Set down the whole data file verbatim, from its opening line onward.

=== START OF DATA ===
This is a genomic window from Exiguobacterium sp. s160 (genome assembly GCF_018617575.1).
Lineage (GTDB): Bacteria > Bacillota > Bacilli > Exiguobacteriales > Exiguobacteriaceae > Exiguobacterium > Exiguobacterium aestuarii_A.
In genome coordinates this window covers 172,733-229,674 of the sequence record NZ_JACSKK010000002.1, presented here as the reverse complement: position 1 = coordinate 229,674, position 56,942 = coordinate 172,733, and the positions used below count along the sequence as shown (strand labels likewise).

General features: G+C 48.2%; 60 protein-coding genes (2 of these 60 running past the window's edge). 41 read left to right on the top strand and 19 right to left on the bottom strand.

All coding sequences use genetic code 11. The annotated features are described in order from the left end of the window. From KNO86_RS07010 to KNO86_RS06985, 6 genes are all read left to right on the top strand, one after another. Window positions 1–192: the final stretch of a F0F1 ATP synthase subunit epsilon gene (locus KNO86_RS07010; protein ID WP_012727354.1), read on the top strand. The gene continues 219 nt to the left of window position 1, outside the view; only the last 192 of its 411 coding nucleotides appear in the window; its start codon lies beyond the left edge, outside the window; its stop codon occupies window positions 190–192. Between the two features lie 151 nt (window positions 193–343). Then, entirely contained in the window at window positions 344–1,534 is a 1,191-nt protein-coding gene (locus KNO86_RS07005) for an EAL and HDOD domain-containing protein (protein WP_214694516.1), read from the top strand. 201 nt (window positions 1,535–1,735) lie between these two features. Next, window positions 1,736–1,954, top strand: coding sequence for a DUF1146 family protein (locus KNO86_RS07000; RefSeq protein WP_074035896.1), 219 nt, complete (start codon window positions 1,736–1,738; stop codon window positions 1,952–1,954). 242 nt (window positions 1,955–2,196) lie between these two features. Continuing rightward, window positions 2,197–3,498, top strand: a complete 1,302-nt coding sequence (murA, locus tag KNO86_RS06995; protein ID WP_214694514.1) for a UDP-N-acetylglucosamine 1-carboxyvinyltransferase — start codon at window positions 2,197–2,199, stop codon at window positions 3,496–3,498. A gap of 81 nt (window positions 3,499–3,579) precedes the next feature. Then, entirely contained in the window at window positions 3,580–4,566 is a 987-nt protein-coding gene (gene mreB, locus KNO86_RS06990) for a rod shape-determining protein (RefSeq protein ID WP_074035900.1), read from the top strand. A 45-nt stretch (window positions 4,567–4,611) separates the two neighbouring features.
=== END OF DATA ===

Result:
This is a genomic window from Exiguobacterium sp. s160 (genome assembly GCF_018617575.1).
Lineage (GTDB): Bacteria > Bacillota > Bacilli > Exiguobacteriales > Exiguobacteriaceae > Exiguobacterium > Exiguobacterium aestuarii_A.
In genome coordinates this window covers 172,733-229,674 of the sequence record NZ_JACSKK010000002.1, presented here as the reverse complement: position 1 = coordinate 229,674, position 56,942 = coordinate 172,733, and the positions used below count along the sequence as shown (strand labels likewise).

General features: G+C 48.2%; 60 protein-coding genes (2 of these 60 running past the window's edge). 41 read left to right on the top strand and 19 right to left on the bottom strand.

All coding sequences use genetic code 11. The annotated features are described in order from the left end of the window. From KNO86_RS07010 to KNO86_RS06985, 6 genes are all read left to right on the top strand, one after another. Window positions 1–192: the final stretch of a F0F1 ATP synthase subunit epsilon gene (locus KNO86_RS07010; protein ID WP_012727354.1), read on the top strand. The gene continues 219 nt to the left of window position 1, outside the view; only the last 192 of its 411 coding nucleotides appear in the window; its start codon lies beyond the left edge, outside the window; its stop codon occupies window positions 190–192. Between the two features lie 151 nt (window positions 193–343). Then, entirely contained in the window at window positions 344–1,534 is a 1,191-nt protein-coding gene (locus KNO86_RS07005) for an EAL and HDOD domain-containing protein (protein WP_214694516.1), read from the top strand. 201 nt (window positions 1,535–1,735) lie between these two features. Next, window positions 1,736–1,954, top strand: coding sequence for a DUF1146 family protein (locus KNO86_RS07000; RefSeq protein WP_074035896.1), 219 nt, complete (start codon window positions 1,736–1,738; stop codon window positions 1,952–1,954). 242 nt (window positions 1,955–2,196) lie between these two features. Continuing rightward, window positions 2,197–3,498, top strand: a complete 1,302-nt coding sequence (murA, locus tag KNO86_RS06995; protein ID WP_214694514.1) for a UDP-N-acetylglucosamine 1-carboxyvinyltransferase — start codon at window positions 2,197–2,199, stop codon at window positions 3,496–3,498. A gap of 81 nt (window positions 3,499–3,579) precedes the next feature. Then, entirely contained in the window at window positions 3,580–4,566 is a 987-nt protein-coding gene (gene mreB, locus KNO86_RS06990) for a rod shape-determining protein (RefSeq protein ID WP_074035900.1), read from the top strand. A 45-nt stretch (window positions 4,567–4,611) separates the two neighbouring features.